It is never too late to adopt a healthy diet to reduce heart attack risk

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2012-12-05 16:33

This time of year many of us blow our diet at a festive holiday meal. In addition, many Americans eat unhealthily much of the time. The result might be a heart attack, particularly among older individuals at high risk of cardiovascular disease (CVD) who are receiving effective drugs for secondary prevention. The CVD risk of an unhealthy diet was reported in a new study by an international team of researchers. Their findings were presented in the December 4 edition of the journal Circulation.

According to the American Heart Association, CVD is the number one cause of death in the United States. The researchers noted that diet quality is strongly related to CVD incidence; however, little is known about its impact on cardiovascular disease events in older people at high risk of CVD and receiving effective drugs for secondary prevention.

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Therefore, they designed a study to assess the association between diet quality and CVD events in a large population of subjects from 40 nations with CVD or diabetes mellitus with end-organ damage (i.e., a previous heart attack or health issues associated with atherosclerosis) who were receiving medications that had proven benefit.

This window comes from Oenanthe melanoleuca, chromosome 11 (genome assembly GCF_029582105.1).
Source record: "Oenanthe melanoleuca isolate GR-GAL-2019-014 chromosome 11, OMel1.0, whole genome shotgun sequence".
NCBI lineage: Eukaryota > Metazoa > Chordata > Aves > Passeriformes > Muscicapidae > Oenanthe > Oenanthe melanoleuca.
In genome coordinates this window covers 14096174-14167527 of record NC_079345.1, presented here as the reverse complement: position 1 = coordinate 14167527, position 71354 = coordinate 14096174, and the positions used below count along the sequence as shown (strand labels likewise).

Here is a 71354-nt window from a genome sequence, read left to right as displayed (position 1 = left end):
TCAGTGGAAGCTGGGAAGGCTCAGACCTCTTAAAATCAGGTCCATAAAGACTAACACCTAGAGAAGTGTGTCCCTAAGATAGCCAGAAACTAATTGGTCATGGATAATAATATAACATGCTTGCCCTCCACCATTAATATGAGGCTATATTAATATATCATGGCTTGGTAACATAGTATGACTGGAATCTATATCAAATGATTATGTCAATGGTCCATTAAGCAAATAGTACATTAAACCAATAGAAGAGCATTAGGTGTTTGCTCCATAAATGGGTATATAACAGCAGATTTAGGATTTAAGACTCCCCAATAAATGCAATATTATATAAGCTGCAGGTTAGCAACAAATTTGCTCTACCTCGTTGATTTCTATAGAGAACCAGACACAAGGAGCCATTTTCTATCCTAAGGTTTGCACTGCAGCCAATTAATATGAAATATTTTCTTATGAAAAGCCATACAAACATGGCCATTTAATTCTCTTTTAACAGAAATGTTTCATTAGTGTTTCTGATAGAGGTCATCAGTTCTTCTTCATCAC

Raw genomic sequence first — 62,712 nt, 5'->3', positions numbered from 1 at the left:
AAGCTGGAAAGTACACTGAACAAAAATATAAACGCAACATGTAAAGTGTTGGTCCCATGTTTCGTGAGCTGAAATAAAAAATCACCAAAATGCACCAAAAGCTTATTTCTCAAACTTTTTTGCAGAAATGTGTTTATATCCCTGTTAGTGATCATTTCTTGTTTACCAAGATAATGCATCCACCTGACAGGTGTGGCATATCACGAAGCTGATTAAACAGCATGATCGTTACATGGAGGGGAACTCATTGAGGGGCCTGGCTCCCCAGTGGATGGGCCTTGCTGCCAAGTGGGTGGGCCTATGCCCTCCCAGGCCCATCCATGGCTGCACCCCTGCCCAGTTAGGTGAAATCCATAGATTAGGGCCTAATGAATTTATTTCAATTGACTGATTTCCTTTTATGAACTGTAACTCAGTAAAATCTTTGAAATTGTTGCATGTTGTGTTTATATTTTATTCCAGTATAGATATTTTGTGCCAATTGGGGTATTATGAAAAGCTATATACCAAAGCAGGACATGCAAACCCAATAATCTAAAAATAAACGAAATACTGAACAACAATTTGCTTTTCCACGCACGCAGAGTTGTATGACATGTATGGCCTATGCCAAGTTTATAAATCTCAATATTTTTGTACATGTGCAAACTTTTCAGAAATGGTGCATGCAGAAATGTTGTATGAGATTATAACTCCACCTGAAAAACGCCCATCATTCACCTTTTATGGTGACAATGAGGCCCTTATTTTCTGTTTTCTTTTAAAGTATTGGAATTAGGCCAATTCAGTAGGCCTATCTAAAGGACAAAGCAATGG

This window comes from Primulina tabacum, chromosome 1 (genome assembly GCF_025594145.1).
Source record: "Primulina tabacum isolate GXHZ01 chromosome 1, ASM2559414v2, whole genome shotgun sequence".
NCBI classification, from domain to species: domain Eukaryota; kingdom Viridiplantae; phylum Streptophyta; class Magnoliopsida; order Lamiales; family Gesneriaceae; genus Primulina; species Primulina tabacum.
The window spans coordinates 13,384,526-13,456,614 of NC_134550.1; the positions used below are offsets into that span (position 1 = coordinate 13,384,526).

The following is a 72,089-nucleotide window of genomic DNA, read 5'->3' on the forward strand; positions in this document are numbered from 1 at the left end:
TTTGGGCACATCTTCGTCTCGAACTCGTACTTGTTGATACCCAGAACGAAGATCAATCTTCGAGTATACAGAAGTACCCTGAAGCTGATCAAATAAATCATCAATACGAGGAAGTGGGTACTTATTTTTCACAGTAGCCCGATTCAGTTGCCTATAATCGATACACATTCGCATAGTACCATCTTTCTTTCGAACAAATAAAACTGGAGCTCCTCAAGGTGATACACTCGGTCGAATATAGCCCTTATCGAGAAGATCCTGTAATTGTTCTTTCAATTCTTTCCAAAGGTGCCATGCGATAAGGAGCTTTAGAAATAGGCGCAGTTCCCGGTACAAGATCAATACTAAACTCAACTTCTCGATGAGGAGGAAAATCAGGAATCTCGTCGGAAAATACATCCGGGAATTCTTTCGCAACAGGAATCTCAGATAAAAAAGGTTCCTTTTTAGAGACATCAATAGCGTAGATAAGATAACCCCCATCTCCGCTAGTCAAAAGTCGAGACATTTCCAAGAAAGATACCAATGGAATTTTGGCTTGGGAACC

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Most scientific agencies are in agreement: Saturated animal fat and cholesterol do not do the heart any good. According to USDA figures, each day, the average American eats just 5 ounces of meat and chicken containing saturated fat and cholesterol, and 29.2 ounces of milk and dairy products (666 pounds per American) containing the same dangerous factors. A Survey of Mortality Rates and Food Consumption Statistics of 24 Countries quotes "Milk and milk products gave the highest correlation coefficient to heart disease, while sugar, animal proteins and animal fats came in second, third, and fourth, respectively! And Davies, in the Lancet quotes; "More patients who had suffered a myocardial infarction had elevated levels of antibodies against milk proteins than was found in a comparable group of patients without coronary heart disease." Finland ranks highest of all in milk consumption and mortality from heart disease." The Lancet, I, 1017-1020, 1979

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